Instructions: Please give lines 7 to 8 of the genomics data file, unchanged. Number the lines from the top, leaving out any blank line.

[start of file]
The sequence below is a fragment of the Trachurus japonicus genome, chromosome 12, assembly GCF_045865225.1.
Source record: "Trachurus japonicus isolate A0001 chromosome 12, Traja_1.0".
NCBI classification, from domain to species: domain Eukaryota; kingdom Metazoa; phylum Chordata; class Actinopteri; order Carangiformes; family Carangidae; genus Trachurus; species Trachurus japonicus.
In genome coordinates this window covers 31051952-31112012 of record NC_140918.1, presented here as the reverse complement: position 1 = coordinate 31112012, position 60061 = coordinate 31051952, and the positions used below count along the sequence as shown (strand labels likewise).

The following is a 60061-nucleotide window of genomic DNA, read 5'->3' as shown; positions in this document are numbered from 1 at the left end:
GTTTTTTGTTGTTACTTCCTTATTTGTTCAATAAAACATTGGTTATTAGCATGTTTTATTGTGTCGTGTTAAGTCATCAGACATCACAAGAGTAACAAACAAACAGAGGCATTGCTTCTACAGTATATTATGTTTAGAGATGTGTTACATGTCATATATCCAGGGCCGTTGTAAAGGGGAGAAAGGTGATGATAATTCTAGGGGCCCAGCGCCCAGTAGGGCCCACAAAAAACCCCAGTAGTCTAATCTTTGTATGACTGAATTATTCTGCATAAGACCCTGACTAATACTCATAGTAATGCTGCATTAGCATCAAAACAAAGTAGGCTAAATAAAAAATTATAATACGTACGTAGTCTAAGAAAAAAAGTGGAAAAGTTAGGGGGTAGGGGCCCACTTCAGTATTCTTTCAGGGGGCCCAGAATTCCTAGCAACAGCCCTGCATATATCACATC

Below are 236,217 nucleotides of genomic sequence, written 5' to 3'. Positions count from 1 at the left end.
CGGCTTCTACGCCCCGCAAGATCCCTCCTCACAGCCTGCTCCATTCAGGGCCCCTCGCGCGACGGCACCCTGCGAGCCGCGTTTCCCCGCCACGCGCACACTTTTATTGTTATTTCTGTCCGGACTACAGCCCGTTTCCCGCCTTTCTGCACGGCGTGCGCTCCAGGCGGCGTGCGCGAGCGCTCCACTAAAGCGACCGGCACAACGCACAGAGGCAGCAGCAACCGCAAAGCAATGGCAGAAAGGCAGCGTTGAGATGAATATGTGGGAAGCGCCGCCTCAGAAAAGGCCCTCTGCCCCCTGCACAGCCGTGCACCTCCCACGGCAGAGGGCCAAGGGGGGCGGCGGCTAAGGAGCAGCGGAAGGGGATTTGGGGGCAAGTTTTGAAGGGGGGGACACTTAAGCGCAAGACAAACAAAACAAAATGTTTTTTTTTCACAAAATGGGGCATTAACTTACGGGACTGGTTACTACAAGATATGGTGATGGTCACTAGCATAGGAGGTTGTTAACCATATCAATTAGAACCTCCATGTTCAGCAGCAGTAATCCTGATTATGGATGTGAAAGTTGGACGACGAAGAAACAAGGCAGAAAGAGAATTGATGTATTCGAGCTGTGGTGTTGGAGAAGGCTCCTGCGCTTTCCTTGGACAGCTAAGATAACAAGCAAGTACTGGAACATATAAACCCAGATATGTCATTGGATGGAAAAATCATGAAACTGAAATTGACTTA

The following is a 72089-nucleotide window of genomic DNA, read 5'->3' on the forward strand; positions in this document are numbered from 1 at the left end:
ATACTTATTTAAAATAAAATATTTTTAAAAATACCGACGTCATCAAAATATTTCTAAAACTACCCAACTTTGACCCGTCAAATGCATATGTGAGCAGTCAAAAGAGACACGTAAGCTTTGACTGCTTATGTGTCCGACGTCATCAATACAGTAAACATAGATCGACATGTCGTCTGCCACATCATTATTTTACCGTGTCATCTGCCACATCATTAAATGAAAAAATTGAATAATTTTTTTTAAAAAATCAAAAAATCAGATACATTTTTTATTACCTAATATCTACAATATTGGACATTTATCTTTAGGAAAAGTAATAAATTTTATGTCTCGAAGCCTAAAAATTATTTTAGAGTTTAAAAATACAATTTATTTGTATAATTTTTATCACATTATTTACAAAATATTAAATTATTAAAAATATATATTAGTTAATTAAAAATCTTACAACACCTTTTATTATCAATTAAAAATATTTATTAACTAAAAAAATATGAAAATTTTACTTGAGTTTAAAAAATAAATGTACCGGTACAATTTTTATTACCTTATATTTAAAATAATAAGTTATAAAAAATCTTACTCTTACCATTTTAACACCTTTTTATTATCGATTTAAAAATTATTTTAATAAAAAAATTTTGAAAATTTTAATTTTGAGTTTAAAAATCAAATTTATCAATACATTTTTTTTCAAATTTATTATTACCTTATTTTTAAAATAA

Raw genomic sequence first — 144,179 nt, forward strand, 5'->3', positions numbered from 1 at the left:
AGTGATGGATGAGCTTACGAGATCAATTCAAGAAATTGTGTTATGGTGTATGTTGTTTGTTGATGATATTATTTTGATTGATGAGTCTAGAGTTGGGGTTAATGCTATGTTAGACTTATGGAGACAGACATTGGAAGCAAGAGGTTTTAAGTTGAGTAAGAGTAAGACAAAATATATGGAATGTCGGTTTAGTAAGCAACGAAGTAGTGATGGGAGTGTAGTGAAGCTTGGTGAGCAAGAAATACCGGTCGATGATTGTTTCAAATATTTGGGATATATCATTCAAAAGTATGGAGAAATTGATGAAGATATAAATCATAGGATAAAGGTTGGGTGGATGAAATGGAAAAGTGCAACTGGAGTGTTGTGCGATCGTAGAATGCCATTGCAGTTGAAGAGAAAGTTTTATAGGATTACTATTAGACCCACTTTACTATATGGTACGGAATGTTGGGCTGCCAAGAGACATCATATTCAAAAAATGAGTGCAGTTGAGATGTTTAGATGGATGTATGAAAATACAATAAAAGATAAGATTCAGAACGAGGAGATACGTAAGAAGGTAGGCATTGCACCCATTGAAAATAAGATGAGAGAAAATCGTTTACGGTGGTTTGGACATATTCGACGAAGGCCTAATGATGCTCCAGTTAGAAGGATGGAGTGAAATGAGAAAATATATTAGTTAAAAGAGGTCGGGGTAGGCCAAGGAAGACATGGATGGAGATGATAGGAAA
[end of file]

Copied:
Below are 236,217 nucleotides of genomic sequence, written 5' to 3'. Positions count from 1 at the left end.
CGGCTTCTACGCCCCGCAAGATCCCTCCTCACAGCCTGCTCCATTCAGGGCCCCTCGCGCGACGGCACCCTGCGAGCCGCGTTTCCCCGCCACGCGCACACTTTTATTGTTATTTCTGTCCGGACTACAGCCCGTTTCCCGCCTTTCTGCACGGCGTGCGCTCCAGGCGGCGTGCGCGAGCGCTCCACTAAAGCGACCGGCACAACGCACAGAGGCAGCAGCAACCGCAAAGCAATGGCAGAAAGGCAGCGTTGAGATGAATATGTGGGAAGCGCCGCCTCAGAAAAGGCCCTCTGCCCCCTGCACAGCCGTGCACCTCCCACGGCAGAGGGCCAAGGGGGGCGGCGGCTAAGGAGCAGCGGAAGGGGATTTGGGGGCAAGTTTTGAAGGGGGGGACACTTAAGCGCAAGACAAACAAAACAAAATGTTTTTTTTTCACAAAATGGGGCATTAACTTACGGGACTGGTTACTACAAGATATGGTGATGGTCACTAGCATAGGAGGTTGTTAACCATATCAATTAGAACCTCCATGTTCAGCAGCAGTAATCCTGATTATGGATGTGAAAGTTGGACGACGAAGAAACAAGGCAGAAAGAGAATTGATGTATTCGAGCTGTGGTGTTGGAGAAGGCTCCTGCGCTTTCCTTGGACAGCTAAGATAACAAGCAAGTACTGGAACATATAAACCCAGATATGTCATTGGATGGAAAAATCATGAAACTGAAATTGACTTA